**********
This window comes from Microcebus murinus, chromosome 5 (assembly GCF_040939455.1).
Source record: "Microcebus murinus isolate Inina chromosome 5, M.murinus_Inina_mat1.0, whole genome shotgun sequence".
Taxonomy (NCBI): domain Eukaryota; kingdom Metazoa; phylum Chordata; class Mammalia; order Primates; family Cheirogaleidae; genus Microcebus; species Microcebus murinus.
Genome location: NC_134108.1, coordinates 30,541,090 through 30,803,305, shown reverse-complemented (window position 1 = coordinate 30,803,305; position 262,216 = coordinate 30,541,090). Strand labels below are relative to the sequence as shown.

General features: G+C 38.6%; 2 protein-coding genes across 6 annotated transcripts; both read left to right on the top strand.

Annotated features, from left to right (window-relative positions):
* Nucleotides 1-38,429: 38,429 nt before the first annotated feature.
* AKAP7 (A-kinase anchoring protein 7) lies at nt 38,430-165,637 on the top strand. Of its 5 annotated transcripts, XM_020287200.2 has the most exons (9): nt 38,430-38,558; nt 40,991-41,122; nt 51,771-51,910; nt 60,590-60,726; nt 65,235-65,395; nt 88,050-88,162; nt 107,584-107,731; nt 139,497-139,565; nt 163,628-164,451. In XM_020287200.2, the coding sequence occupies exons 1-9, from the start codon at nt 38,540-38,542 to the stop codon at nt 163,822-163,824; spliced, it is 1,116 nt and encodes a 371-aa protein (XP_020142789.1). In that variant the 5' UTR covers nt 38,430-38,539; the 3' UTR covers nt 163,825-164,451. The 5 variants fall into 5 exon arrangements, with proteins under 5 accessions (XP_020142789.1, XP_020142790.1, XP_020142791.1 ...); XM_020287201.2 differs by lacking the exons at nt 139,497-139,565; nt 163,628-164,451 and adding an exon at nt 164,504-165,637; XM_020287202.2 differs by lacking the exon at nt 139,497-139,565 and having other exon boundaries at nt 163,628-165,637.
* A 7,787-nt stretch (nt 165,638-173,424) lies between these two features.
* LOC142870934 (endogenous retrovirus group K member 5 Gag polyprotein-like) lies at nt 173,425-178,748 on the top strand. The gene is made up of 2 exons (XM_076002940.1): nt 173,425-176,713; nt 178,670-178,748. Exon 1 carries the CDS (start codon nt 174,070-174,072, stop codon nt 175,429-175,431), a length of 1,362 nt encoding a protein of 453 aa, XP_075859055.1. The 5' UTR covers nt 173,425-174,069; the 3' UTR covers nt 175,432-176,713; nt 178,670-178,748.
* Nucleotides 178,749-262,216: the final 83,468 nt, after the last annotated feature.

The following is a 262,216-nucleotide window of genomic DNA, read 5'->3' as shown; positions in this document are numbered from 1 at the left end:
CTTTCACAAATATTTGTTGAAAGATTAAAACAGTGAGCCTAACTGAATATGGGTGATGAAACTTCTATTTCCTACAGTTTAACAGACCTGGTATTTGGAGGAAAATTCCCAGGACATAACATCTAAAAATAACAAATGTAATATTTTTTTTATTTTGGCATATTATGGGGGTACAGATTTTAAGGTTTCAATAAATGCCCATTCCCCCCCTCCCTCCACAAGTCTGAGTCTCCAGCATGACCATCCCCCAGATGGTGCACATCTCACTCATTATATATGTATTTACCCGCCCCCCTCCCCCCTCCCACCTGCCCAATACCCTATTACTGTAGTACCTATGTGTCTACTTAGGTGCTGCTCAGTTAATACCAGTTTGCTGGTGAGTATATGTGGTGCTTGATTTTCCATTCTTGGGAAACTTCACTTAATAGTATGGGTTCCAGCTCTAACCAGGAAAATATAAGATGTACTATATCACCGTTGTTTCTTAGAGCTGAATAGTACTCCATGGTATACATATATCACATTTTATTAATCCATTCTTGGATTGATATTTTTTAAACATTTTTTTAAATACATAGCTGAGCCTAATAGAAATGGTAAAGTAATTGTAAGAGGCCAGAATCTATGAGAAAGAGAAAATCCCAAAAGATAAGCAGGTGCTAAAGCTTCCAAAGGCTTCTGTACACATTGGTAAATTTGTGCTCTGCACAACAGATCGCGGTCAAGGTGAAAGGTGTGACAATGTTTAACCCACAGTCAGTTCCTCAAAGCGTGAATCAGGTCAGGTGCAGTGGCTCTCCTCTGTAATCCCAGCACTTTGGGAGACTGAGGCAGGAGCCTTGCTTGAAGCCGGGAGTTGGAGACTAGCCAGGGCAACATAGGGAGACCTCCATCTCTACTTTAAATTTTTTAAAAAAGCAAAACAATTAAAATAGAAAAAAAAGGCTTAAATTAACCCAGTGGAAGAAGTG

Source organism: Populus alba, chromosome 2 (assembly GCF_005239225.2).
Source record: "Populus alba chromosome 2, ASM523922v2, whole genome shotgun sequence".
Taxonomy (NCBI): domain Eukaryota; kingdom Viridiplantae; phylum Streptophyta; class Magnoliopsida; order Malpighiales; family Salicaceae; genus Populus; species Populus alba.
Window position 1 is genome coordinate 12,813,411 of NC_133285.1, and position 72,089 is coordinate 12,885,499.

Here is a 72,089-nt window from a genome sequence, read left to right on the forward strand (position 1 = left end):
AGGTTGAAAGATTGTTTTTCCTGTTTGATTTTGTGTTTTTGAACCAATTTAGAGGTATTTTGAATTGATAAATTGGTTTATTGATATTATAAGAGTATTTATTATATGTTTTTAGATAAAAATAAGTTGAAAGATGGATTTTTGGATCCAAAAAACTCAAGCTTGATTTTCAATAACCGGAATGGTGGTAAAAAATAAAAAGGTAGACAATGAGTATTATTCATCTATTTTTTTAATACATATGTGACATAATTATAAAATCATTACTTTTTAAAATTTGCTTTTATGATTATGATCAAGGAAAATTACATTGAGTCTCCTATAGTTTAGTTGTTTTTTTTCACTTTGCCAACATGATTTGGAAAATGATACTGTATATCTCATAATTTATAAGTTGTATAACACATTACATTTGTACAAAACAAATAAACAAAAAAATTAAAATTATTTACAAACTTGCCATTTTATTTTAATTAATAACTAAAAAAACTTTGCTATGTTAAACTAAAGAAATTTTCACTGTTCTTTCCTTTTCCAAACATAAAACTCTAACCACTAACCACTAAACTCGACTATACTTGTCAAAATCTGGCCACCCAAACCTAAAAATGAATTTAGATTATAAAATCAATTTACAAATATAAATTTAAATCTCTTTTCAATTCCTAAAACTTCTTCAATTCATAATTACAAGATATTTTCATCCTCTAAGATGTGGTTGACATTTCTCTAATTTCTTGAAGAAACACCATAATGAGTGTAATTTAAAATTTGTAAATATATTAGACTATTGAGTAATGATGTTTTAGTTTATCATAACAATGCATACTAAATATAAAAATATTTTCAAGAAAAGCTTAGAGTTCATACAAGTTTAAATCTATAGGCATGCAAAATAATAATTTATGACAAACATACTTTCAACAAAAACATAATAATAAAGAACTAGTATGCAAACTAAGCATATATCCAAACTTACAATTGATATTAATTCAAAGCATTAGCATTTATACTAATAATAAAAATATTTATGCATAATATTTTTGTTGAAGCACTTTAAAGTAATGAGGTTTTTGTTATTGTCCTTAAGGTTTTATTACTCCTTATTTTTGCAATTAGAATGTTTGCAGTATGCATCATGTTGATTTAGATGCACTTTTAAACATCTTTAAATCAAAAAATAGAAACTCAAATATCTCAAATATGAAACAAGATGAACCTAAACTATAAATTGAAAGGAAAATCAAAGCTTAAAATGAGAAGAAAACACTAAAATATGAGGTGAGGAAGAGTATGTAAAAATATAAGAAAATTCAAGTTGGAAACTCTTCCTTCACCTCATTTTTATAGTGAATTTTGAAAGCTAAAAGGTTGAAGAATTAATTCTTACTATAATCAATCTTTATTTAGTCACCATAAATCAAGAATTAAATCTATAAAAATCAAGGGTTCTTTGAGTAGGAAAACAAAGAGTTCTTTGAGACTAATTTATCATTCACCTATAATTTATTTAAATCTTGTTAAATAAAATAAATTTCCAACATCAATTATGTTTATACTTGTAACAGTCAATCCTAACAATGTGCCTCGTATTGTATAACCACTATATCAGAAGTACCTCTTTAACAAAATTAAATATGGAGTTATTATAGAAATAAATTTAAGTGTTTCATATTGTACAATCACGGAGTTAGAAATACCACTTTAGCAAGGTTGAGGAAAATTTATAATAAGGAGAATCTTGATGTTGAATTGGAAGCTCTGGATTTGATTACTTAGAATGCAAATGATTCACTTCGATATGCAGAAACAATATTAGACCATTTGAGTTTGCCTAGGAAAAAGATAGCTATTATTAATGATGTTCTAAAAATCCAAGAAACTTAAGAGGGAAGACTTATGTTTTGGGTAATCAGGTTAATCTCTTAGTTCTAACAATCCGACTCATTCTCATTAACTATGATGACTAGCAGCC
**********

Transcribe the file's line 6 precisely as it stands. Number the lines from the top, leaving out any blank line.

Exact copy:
Annotated features, from left to right (window-relative positions):